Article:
Franz Sondheimer

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Franz Sondheimer FRS[1] (17 May 1926 – 11 February 1981) was a British chemist.

Early life and education[edit]

Sondheimer was born in Stuttgart, Germany in 1926 and, following the rise of the Nazis, fled to the United Kingdom in 1937. He was a pupil at Highgate School and subsequently studied chemistry, receiving his degree from Imperial College London.

Career[edit]

From 1949 to 1952, Sondheimer was a Research Fellow, Harvard University. In 1952 he was employed by Syntex SA, Mexico City, as Associate Director of Research. He held that position until 1956, at which time he moved to Israel where he became Head of the Organic Chemistry Department at the Weizmann Institute of Science, Rehovot, a position he held until 1964.

While with the Institute, from 1960 to 1964 he was the Rebecca and Israel Sieff Professor of Organic Chemistry. He also held the post of Vice-President, Research, of Syntex SA from 1961 to 1963.

After a stay in Israel of eight years, Sondheimer returned to Britain in 1964 and was there appointed as Royal Society Research Professor at the University of Cambridge and Fellow of Churchill College, Cambridge, both from 1964 to 1967. In May 1967 he was elected a Fellow of the Royal Society.[1] His membership citation read: Professor Sondheimer is distinguished for his work on the total synthesis of a range of natural products, the partial synthesis of steroid hormones and analogues, and especially for his syntheses of the hitherto unknown class of conjugated unsaturated macrocyclic compounds which has led to some interesting theoretical conclusions. On these topics he has so far published 167 papers. [2]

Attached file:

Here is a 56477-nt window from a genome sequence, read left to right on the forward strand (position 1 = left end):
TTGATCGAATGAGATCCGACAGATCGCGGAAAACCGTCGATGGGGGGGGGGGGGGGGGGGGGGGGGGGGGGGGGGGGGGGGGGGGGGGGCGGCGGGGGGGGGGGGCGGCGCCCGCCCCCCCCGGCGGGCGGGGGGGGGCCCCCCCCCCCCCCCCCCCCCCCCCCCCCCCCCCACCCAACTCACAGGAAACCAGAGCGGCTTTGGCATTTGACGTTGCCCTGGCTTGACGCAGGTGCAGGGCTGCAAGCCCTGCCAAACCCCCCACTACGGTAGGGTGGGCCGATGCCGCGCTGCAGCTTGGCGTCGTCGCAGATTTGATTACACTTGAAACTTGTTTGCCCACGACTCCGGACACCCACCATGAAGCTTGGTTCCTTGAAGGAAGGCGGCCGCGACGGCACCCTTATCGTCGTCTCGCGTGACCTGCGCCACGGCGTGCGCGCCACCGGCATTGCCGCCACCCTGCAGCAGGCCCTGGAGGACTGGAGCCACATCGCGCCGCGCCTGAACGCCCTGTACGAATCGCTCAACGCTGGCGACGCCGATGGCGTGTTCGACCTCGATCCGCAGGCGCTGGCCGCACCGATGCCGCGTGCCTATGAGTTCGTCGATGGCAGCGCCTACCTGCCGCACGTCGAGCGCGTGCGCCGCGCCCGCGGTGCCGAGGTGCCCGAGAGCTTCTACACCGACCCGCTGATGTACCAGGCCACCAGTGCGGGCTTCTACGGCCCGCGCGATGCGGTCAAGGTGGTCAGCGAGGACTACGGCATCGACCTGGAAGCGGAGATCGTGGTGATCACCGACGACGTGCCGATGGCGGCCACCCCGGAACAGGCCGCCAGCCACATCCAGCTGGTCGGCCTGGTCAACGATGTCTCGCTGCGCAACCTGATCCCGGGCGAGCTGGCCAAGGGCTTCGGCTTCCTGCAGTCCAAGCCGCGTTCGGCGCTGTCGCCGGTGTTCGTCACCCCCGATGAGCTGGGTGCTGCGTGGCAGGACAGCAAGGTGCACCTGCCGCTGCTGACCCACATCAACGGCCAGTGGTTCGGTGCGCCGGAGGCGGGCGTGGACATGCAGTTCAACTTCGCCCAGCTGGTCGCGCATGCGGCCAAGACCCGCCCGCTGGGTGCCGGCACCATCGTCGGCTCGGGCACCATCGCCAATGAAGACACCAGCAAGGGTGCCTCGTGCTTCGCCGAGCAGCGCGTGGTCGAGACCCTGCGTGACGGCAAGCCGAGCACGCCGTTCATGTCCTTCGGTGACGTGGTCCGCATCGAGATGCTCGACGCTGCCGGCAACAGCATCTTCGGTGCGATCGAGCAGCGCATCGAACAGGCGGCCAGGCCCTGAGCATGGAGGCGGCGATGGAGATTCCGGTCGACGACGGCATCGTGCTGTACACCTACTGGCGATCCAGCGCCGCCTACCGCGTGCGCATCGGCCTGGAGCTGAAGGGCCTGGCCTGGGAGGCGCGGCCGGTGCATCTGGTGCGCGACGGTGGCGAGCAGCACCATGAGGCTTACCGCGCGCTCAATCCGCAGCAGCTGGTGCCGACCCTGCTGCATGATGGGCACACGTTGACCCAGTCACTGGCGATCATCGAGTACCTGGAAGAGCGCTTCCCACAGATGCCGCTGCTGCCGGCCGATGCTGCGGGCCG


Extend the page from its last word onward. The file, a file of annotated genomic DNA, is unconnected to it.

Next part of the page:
From 1967 to 1981 he was Royal Society Research Professor, University College London. He died in 1981 while spending a sabbatical period at Stanford University, California.

Sondheimer's notable students include K. C. Nicolaou and Raphael Mechoulam

Awards and honours[edit]

See also[edit]

References[edit]

  1. ^ a b Jones, Ewart; Garratt, Peter (1982). "Franz Sondheimer. 17 May 1926-11 February 1981". Biographical Memoirs of Fellows of the Royal Society 28: 505. doi:10.1098/rsbm.1982.0020. JSTOR 769909.  edit
  2. ^ "Library and Archive Catalogue". Royal Society. Retrieved 20 October 2010. 
  3. ^ "Israel Prize recipients in 1960 (in Hebrew)". cms.education.gov.il (Israel Prize official website). Archived from the original on 4 March 2010. 

External links[edit]

Further reading[edit]